This saying hangs on a plaque in my office. It’s an homage to my mom and her sisters.
I was raised by a mother who had three sisters and seven brothers. Those four women were extremely close, my Aunt Margaret has passed away but they still miss her profoundly. I was raised right alongside my cousins. Although we are cousins, we are a lot like siblings in the way we were raised as the sisters had no issue in mothering each other’s children. I began to think about this community of women recently. How each of them have poured into my life and shaped the woman I am today.
Women have the ability to shape and influence a tribe and these women certainly did. They were all very different in their approach to mothering but they all had one common goal to make sure we were loved.
There is a strong bond between these women. None of us will ever know the secrets these sisters have kept for each other. They have their occasional arguments among each other but they have always worked them out… among each other. I can call my aunts with a problem even today and the question is always, “Have you told your mother?” They have fierce loyalty. It is nothing to walk into a room and have them all look up from a serious conversation and stop talking. Their topics are their topics. Yet, when I have found myself in trouble, I could run to any of them and find love and comfort and advice.
I remember as a teen, the first person I told I was pregnant was my Aunt Margaret. She gasped, burst into tears and held me tight. Her words to me were, “Don’t worry. We’ll get through this.” Then later after the shock wore off she said, “You big dummy.”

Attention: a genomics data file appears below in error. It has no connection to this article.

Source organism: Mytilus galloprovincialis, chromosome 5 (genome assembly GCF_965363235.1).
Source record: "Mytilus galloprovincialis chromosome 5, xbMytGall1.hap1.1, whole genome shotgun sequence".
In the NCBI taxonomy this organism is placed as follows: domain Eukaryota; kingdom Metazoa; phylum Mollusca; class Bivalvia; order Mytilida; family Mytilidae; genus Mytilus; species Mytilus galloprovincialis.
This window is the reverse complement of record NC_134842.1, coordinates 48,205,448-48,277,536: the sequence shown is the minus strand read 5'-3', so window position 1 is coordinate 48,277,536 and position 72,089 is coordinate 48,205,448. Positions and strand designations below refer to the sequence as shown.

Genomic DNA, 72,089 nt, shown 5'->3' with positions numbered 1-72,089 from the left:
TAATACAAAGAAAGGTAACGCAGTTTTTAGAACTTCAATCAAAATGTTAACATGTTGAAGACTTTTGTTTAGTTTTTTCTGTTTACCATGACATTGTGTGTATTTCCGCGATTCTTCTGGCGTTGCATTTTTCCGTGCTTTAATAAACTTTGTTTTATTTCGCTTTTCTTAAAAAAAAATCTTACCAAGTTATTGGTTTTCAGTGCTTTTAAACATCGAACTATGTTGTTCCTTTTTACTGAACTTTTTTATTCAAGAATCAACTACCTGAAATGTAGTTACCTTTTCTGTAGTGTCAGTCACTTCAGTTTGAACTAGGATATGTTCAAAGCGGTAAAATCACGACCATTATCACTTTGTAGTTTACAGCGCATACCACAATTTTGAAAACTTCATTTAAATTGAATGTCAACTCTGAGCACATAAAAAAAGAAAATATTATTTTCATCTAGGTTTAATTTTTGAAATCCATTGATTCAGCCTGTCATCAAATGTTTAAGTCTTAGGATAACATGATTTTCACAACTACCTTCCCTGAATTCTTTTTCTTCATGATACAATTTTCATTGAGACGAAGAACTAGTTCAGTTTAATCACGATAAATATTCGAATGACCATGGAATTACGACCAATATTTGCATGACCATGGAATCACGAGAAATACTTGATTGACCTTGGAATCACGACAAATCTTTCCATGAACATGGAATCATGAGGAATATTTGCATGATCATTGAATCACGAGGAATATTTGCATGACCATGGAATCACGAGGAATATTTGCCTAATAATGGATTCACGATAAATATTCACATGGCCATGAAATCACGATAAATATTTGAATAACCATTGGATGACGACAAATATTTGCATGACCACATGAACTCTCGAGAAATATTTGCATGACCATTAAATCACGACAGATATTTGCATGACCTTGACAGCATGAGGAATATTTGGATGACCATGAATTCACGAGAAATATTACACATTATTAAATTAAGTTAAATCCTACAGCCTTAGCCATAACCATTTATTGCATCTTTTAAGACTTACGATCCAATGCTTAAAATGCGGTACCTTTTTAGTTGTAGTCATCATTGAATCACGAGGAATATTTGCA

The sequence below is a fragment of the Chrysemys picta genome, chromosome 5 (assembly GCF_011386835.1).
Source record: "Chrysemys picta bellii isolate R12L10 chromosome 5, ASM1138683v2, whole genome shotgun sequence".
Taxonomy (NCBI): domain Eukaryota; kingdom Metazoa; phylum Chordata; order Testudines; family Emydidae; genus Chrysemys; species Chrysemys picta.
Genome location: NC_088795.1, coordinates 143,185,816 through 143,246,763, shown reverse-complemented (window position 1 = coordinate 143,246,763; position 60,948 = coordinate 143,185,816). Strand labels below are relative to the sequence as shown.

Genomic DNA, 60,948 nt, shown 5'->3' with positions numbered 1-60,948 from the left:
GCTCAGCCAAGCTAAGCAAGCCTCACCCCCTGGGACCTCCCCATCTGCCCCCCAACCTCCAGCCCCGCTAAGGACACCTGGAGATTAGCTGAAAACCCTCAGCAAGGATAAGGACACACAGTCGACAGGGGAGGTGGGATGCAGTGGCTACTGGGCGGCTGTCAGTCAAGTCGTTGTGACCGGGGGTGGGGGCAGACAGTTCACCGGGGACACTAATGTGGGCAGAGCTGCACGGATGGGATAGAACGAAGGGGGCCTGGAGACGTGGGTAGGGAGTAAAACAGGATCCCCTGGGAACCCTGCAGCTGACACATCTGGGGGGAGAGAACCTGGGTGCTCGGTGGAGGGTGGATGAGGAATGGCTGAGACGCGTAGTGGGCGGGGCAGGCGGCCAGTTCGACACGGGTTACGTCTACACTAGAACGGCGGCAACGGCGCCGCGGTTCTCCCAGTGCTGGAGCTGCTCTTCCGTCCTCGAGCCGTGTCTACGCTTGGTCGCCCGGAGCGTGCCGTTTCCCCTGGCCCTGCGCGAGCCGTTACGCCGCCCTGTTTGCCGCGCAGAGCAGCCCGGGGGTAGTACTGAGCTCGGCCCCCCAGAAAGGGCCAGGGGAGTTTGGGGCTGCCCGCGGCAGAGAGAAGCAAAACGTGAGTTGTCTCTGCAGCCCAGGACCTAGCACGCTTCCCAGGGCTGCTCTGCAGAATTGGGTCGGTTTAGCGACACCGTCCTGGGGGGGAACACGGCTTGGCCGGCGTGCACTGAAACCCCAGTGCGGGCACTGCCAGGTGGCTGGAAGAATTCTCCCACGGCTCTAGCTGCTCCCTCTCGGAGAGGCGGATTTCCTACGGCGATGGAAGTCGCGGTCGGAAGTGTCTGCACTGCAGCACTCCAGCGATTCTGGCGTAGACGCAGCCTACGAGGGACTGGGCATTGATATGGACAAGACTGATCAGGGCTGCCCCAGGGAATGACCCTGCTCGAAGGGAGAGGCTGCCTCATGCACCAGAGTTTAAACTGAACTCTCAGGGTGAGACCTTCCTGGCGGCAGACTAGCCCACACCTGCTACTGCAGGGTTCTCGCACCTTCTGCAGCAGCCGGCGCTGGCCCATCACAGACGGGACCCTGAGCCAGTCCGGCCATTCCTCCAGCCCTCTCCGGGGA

It was just recently when I was diagnosed with a benign brain tumor that my Tia Pearl, called me on the phone one morning and said quietly and seriously, “Susie, your mom told us about what is going on. Now I need to hear from you what is happening.” When I explained, her next words were, “Why didn’t you call me?” When I explained she said, “Okay Mija (my daughter), do you need me to come up? I can go to the doctors with you.” At the end of the conversation I heard, “Next time call me okay?”
My Nina Delores handled the tumor news in a completely different way. She sent a card. She loves to send and receive mail. Her card read, “Susie, your mom told us what is happening. I am praying and you need to call or come over. We are family.” It’s the same message, different approach.
From these sisters I have learned to be a friend. I have learned to tell the truth even when it isn’t popular, and to stand strong when someone can’t. I have learned to be a voice when someone has no words. I have boldness because these women were never afraid and I have strength because these women are pillars in their family and community.
I don’t know what makes sisters so close. I’ve seen sisters who are in constant competition with each other. I just know I was blessed to be my mom’s daughter and to have aunts who have loved me generously.
When I talk to my friends about “The Sisters”, they laugh and tell me I make them sound like the Joy Luck Club. I don’t know about that, but I know I have some pretty high heels to fill and I know they have prepared me to walk in them.
3 thoughts on “Women in Community”
Why didn’t you tell your aunt about your health issues?
Hilarious, so haha at the big dummy statement. Loved on you first and then laid it out for you 😉
Lol! I didn’t have answers yet as to what was going to happen. So rather than worry everyone…but I should have known better!
Yes, she felt out of the loop. I probably would have done the same thing, but I wouldn’t tell my mom either. I usually keep things to myself, but truth is sometimes we just have to let it go. Thanks for sharing. Have a great day 🙂